Midrealm by Garrett Robinson and Z.C. Bolger

Midrealm by Garrett Robinson and Z.C. BolgerWhile this fantasy part-work is clearly written for a young adult audience, Robinson and Bolger have not fallen into the trap of focusing solely on the unfairness of being young.

Collecting the first six episodes and season finale in the Realmkeepers series, this collection tells the story of six disparate teens from a small US town who discover they are transported to a fantasy realm every time they sleep. From the moment they arrive in Midrealm they are feted as saviours and chastised for not being the heroes the world needs.

The authors move back and forth between Midrealm and the “real” world with great skill, quickly establishing both parallels and contrasts between the two worlds. This both adds depth and makes the transfer of skills and knowledges common to protagonist-in-a-new-world narratives more plausible than many examples.

However, it is in the subtle comparison of the real world’s treatment of teenagers with the heroic myth cycle that this collection truly lifts itself up. The reader easily sympathises with the protagonists’ feelings of injustice when they are told they are the chosen saviours so should give up their normal lives to devote themselves to the battle against darkness. But then has their feet cut from under them by the parallels with the many things it seems reasonable that teenagers should do in this world just because society has supported them.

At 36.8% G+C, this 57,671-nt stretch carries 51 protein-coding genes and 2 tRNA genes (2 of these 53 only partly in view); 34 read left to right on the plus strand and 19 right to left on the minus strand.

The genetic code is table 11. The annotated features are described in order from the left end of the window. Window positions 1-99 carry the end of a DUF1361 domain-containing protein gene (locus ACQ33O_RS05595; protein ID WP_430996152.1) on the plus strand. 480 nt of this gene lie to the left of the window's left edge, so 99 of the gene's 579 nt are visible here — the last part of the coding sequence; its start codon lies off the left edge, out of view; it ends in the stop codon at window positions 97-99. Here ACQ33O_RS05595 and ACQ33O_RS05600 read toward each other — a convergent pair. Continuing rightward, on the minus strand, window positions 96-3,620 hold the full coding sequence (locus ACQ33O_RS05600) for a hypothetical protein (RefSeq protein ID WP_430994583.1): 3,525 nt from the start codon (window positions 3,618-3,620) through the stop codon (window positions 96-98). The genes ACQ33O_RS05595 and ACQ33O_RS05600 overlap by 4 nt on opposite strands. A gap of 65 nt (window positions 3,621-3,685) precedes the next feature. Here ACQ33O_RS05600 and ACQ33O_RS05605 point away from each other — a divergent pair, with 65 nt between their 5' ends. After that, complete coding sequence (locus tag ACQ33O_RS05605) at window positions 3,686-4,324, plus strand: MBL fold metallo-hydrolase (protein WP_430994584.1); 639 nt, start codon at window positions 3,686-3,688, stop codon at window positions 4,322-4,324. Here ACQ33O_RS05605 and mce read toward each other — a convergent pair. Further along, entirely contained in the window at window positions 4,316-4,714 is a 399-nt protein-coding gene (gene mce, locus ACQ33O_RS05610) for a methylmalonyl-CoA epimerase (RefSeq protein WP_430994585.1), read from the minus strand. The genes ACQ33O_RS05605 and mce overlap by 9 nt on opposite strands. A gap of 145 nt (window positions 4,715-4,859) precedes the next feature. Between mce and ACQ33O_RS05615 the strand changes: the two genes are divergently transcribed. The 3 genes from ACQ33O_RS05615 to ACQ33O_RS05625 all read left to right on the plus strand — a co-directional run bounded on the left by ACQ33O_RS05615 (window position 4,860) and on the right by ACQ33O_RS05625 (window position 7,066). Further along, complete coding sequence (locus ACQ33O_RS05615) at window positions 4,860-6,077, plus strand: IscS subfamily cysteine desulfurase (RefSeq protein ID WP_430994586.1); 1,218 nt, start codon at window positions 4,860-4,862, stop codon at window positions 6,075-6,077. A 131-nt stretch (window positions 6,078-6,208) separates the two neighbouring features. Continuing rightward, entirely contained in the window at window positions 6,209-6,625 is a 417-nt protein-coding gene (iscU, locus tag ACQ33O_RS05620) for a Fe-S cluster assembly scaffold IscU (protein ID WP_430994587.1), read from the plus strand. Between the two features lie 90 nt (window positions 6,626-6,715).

Refusing to be trapped by easy answers, the authors give each of the six protagonists a different perspective on the question: if you didn’t ask for powers/your parents to give up their dreams for you/&c. do you owe anyone for them?

While this question could easily be a strong story on its own, Midrealm is also a fast-paced fantasy romp. Filled with magic both powerful and plausibly constrained, mighty warriors, and great evils with a mysterious past, the collection risks taking the reader into Midrealm in their sleep too.

With the protagonists’ personal reactions to events in both worlds a large part of the tension, it is hard to describe the characterisation without revealing sections of plot. Conversely, to say that a protagonist is a good girl, a swot, a wallflower, or a bully is to hide the nuances of the work behind the common tropes of young adult world-hops.

The only potential issue this collection presents is its young adult slant. While the challenges and responses are well crafted, with six young viewpoints on the same issues, some readers who have reached their own accommodation with life might find the focus frustrating.

I enjoyed this book. I would recommend it to readers seeking enjoyable high fantasy who do not require inconceivably complex philosophies in their epics.

I received a free copy from one of the authors with no obligation.

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